If you’ve been diagnosed with Polycystic Ovary Syndrome (PCOS), chances are that you’ve been told to cut out dairy. This can be disheartening if you love a good charcuterie board, bowl of ice cream, latte – you name it. We know that dairy products are a good source of Calcium, Vitamin D, Protein, Vitamin A, Potassium, and some B-Vitamins – but can dairy potentially be harmful for PCOS, acne, fertility, and hormonal health? Or is this just misinformation?
Let’s break down the science.
Dairy and your Hormones
We’re talking about the hormones insulin and androgens. Insulin is released from your pancreas and helps glucose enter your cells so that the glucose (which is made from carbohydrates) can be used for energy. Insulin resistance, which is common in those with PCOS, leaves insulin in the bloodstream and can lead to elevated blood sugar levels. Androgens, such as testosterone, are commonly elevated in those with PCOS. In fact, this is part of the diagnostic criteria for PCOS.
Androgens, and possibly insulin, contribute to the sebaceous glands making oil, which can lead to acne. What we eat, such as dairy, can influence these hormones. Milk, especially fat free, may play a role in raising insulin and androgen levels. High insulin levels can make acne worse. Low fat dairy products have also been associated with the clinical signs of elevated androgens.
Dairy and Acne
What does the research say? That’s right, not the influencer who told you to cut out dairy because they felt so much better.
Most studies about dairy and acne are observational with self-reported data, leaving room for error. There are no randomized controlled trials at this point – which is one of the most reliable forms of research. Some observational studies showed a greater association with acne in those who drank fat free skim milk than those who drank low fat or full fat whole milk. In other studies, there was no association between cheese and yogurt consumption and acne, but acne was associated with fat free, low fat, and full fat milk.
It’s important to note that family history could matter even more than one’s dairy consumption. In one study, family history was the most reliable predictor of moderate to severe acne. Diets high in milk were associated with a higher risk of acne – but cheese was not (what a sigh of relief for some of you reading this).
Dairy and Fertility
Those with PCOS may struggle with fertility. So maybe you’ve heard advice that you should cut out dairy when trying to get pregnant. Again – what does the research say about that?
In one study from Harvard, women who reported that they consumed low fat dairy products – particularly yogurt, sherbet, and frozen yogurt – were more like to experience anovulatory infertility (trouble getting pregnant due to lack of ovulation, resulting in irregular periods – a common PCOS symptom).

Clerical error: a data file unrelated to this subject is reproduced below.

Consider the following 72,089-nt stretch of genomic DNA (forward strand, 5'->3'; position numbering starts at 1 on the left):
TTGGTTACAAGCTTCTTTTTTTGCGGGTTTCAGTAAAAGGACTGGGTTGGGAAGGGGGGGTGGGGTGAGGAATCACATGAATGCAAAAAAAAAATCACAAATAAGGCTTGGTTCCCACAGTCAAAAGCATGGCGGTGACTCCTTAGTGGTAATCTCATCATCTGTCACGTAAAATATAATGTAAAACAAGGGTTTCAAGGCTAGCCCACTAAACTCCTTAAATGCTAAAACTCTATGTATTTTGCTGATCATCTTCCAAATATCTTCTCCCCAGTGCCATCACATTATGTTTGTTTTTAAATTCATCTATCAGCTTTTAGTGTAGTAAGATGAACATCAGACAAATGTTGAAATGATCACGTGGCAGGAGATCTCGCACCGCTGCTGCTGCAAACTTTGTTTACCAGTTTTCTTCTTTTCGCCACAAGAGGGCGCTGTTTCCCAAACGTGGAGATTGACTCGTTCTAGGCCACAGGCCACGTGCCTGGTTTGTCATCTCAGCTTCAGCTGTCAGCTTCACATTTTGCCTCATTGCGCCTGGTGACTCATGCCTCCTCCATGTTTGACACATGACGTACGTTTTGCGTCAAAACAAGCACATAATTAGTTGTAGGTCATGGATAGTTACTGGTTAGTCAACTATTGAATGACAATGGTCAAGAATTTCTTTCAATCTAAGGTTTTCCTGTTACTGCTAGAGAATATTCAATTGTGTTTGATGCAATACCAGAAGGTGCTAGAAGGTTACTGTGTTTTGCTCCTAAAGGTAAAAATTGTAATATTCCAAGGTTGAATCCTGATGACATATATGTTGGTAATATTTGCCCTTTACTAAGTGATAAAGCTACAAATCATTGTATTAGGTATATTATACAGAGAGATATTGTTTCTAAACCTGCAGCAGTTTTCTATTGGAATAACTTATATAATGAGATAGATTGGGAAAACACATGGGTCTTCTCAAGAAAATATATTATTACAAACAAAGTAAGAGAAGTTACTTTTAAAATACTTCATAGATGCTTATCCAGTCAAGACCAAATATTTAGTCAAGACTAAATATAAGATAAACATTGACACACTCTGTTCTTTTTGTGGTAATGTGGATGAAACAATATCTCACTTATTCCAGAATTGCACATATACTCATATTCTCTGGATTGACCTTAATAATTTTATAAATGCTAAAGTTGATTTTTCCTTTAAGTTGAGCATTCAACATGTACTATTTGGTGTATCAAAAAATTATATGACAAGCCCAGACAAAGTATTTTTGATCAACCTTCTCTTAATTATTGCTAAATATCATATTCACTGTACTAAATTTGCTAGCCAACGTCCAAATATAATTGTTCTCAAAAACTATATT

Those who reported that they consumed high fat dairy were less likely to experience anovulatory infertility. The researchers’ potential explanation for these results is that the high fat dairy consumers may have had better insulin function. Improved insulin function can help with ovulation, making fertility easier.
Bottom Line – Consuming Dairy with PCOS
Your decision to consume dairy or not is highly individualized. The current research is not consistent enough to conclude that everyone with PCOS needs to completely cut out dairy. You may consider drinking full fat milk, eating cheese and yogurt, and limiting your overall dairy intake to assess how you and your skin feels.
Remember, there are several ways to care for yourself if you have PCOS – such as eating balanced meals and snacks, sleeping enough, managing stress, and moving your body. Try to “zoom out” and recognize that dairy consumption is just one small piece of the puzzle.
Tips for Consuming Dairy with PCOs
- Consider switching to full fat dairy products
- Try some probiotic rich options – such as Kefir, Greek Yogurt, and Skyr for gut health
- If you consume a lot of milk, consider replacing some of your milk intake with water or milk alternatives. Think in terms of adding variety to your diet – not elimination.
- If you’re looking for dairy free options, look for a higher protein content in your yogurt and milk
- If you need support navigating PCOS, join my PCOS Food Freedom program! I help my clients manage their PCOS confidently without restrictive dieting.
- Azzaro, M. G. (2021, October). DIFM Webinar: Polycystic Ovary Syndrome: Managing Insulin Resistance with Diet and Lifestyle. Lecture, Recorded Webinar.
- Chavarro, J. E., Rich-Edwards, J. W., Rosner, B., & Willett, W. C. (2007). A prospective study of dairy foods intake and anovulatory infertility. Human reproduction (Oxford, England), 22(5), 1340–1347. https://doi.org/10.1093/humrep/dem019.
- Webb, D. (2019, February). The Diet-Acne Connection – Today’s Dietitian Magazine. Today’s Dietitian. Retrieved November 30, 2021, from https://www.todaysdietitian.com/newarchives/0219p38.shtml.
- Grassi, A. (2014, March). Pcos Nutrition. PCOSChallenge E-ZINE, 1(3), 9–9.
- Di Landro A, Cazzaniga S, Parazzini F, Ingordo V, Cusano F, Atzori L, Cutrì FT, Musumeci ML, Zinetti C, Pezzarossa E, Bettoli V, Caproni M, Lo Scocco G, Bonci A, Bencini P, Naldi L; GISED Acne Study Group. Family history, body mass index, selected dietary factors, menstrual history, and risk of moderate to severe acne in adolescents and young adults. J Am Acad Dermatol. 2012 Dec;67(6):1129-35. doi: 10.1016/j.jaad.2012.02.018. Epub 2012 Mar 3. PMID: 22386050.
- Abstract: https://pubmed.ncbi.nlm.nih.gov/22386050/ – acne, family history
- Almond, A. (n.d.). Close Up Photo of Cheese on Wooden Tray. Pexels. Retrieved November 30, 2021, from https://www.pexels.com/photo/close-up-photo-of-cheese-on-wooden-tray-3758144/.
- Chetan, V. (n.d.). Sliced Red Strawberry Fruit. Pexels. Retrieved November 30, 2021, from https://www.pexels.com/photo/sliced-red-strawberry-fruit-3212808/.